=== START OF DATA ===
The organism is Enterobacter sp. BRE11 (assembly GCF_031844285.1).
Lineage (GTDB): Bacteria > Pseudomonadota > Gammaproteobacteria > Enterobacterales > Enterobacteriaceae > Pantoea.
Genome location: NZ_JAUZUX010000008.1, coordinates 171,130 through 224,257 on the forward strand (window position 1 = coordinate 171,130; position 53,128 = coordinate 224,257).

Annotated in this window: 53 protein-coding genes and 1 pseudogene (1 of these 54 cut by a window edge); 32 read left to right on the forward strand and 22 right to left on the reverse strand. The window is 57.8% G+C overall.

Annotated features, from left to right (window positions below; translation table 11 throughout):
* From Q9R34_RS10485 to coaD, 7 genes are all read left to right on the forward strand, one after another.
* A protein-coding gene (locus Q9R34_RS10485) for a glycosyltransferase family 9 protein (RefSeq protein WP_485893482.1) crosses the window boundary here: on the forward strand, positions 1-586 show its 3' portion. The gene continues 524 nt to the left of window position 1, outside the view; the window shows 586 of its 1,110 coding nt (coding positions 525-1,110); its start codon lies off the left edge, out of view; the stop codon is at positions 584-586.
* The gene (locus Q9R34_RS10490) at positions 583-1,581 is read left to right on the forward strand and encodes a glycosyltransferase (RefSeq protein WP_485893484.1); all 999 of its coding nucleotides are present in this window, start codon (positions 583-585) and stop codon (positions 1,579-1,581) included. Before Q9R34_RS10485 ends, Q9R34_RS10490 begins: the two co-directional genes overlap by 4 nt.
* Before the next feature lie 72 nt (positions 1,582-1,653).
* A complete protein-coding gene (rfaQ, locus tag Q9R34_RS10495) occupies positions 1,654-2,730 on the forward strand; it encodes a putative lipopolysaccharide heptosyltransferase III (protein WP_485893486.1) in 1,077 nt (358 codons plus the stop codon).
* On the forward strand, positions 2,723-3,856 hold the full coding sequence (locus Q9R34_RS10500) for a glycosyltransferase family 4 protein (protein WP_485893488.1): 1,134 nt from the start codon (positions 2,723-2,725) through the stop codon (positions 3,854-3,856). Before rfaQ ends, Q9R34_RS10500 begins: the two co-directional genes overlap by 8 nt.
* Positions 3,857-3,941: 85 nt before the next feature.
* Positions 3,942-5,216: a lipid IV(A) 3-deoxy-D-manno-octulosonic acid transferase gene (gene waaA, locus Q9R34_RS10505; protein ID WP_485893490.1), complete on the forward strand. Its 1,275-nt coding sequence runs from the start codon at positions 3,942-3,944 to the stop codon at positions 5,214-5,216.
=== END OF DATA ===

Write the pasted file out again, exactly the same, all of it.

The organism is Enterobacter sp. BRE11 (assembly GCF_031844285.1).
Lineage (GTDB): Bacteria > Pseudomonadota > Gammaproteobacteria > Enterobacterales > Enterobacteriaceae > Pantoea.
Genome location: NZ_JAUZUX010000008.1, coordinates 171,130 through 224,257 on the forward strand (window position 1 = coordinate 171,130; position 53,128 = coordinate 224,257).

Annotated in this window: 53 protein-coding genes and 1 pseudogene (1 of these 54 cut by a window edge); 32 read left to right on the forward strand and 22 right to left on the reverse strand. The window is 57.8% G+C overall.

Annotated features, from left to right (window positions below; translation table 11 throughout):
* From Q9R34_RS10485 to coaD, 7 genes are all read left to right on the forward strand, one after another.
* A protein-coding gene (locus Q9R34_RS10485) for a glycosyltransferase family 9 protein (RefSeq protein WP_485893482.1) crosses the window boundary here: on the forward strand, positions 1-586 show its 3' portion. The gene continues 524 nt to the left of window position 1, outside the view; the window shows 586 of its 1,110 coding nt (coding positions 525-1,110); its start codon lies off the left edge, out of view; the stop codon is at positions 584-586.
* The gene (locus Q9R34_RS10490) at positions 583-1,581 is read left to right on the forward strand and encodes a glycosyltransferase (RefSeq protein WP_485893484.1); all 999 of its coding nucleotides are present in this window, start codon (positions 583-585) and stop codon (positions 1,579-1,581) included. Before Q9R34_RS10485 ends, Q9R34_RS10490 begins: the two co-directional genes overlap by 4 nt.
* Before the next feature lie 72 nt (positions 1,582-1,653).
* A complete protein-coding gene (rfaQ, locus tag Q9R34_RS10495) occupies positions 1,654-2,730 on the forward strand; it encodes a putative lipopolysaccharide heptosyltransferase III (protein WP_485893486.1) in 1,077 nt (358 codons plus the stop codon).
* On the forward strand, positions 2,723-3,856 hold the full coding sequence (locus Q9R34_RS10500) for a glycosyltransferase family 4 protein (protein WP_485893488.1): 1,134 nt from the start codon (positions 2,723-2,725) through the stop codon (positions 3,854-3,856). Before rfaQ ends, Q9R34_RS10500 begins: the two co-directional genes overlap by 8 nt.
* Positions 3,857-3,941: 85 nt before the next feature.
* Positions 3,942-5,216: a lipid IV(A) 3-deoxy-D-manno-octulosonic acid transferase gene (gene waaA, locus Q9R34_RS10505; protein ID WP_485893490.1), complete on the forward strand. Its 1,275-nt coding sequence runs from the start codon at positions 3,942-3,944 to the stop codon at positions 5,214-5,216.